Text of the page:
The Web 2.0 Digital Divide
The promises of Web 2.0 tools, when conceived of in advanced industrial countries, are almost unequivocally welcomed with open arms. Consider Web 2.0 in emerging countries, however, and the issue becomes a great deal murkier. What good is this web-based phenomenon when fewer than 10% of people in many emerging countries can even access the internet?
Concerns about this problem – commonly known as the ‘digital divide’ – tend to dampen enthusiasm regarding the rise of Web 2.0 as a tool for governance and sustainable development. It’s bad enough that the digital divide between rich countries and poor countries is as wide as it is. But if one takes a closer look at the statistics, it emerges that even within poor countries, the statistics reflect the usage of an elite few. The numbers, in other words, are worse than they seem. The demographic most in need of basic services is also least likely to find the tools to access them.
And even as Web 2.0 – and Government 2.0 – advances in emerging countries, can a ‘networked culture’ be more exclusionary than inclusionary? As more and more social and governmental services move online and begin to use the internet as their primary means of communication, will those beyond the digital divide be even further disadvantaged?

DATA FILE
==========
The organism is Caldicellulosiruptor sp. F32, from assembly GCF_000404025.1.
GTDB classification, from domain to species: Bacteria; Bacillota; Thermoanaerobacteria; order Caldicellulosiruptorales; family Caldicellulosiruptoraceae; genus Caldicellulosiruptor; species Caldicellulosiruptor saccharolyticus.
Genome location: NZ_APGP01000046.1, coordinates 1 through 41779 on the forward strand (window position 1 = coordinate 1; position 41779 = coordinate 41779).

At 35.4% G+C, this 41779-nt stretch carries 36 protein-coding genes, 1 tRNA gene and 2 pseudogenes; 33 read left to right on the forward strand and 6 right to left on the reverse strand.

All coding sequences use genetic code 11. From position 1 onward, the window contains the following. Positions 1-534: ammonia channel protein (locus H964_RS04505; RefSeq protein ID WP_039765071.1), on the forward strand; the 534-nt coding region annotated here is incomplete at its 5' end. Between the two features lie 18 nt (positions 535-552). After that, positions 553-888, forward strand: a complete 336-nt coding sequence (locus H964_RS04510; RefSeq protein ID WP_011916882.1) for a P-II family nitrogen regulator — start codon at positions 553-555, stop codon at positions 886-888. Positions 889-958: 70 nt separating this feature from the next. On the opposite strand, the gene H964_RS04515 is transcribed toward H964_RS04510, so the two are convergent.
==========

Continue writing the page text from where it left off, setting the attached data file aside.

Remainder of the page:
The odds seemed pitted against Web 2.0 until a simple observation about the popular conception of the ‘digital divide’ turned things around. The notion of the digital divide mostly focuses on the differential access to computers and the Internet among people in a society. But as Mark Warschauer, author of Technology and Social Inclusion: Rethinking the Digital Divide points out, “this binary definition fails to do justice to the complex reality of various people’s differing access to technology.”
Differing access to technology… A-ha! What about the cellular phone?
Bingo. A cursory internet search revealed that the prospects, suddenly, were not so bad after all. Examples of how mobile telephony is breaching the digital divide – and more importantly, providing access to once inaccessible services – abound. As observed in a recent article in the Economist, the many “anecdotal examples … illustrate the myriad unseen ways in which mobile phones are improving people’s lives across the world, and in the developing world in particular.”
We won’t burden you with these examples since they’re all public information, but here’s an especially illustrative and interesting one. An enterprising civil servant in Pakistan’s Jhang District developed a novel way (the ‘Jhang Model of Governance’, as it came to be known in the Pakistani press) to counter corruption. Zubair Bhatti directed clerks who handled land transfers to submit a daily list of transactions along with the mobile phone numbers of buyers and sellers. He explained that he would call these citizens at random to inquire whether they’d been asked to pay bribes. Once charges were brought against a clerk who made light of Mr. Bhatti’s resolve, it became clear that Mr. Bhatti meant business. A sudden improvement in service was reported. Mr. Bhatti introduced this method to other sectors within his control, and efforts are now underway in the provincial government to extend the concept elsewhere.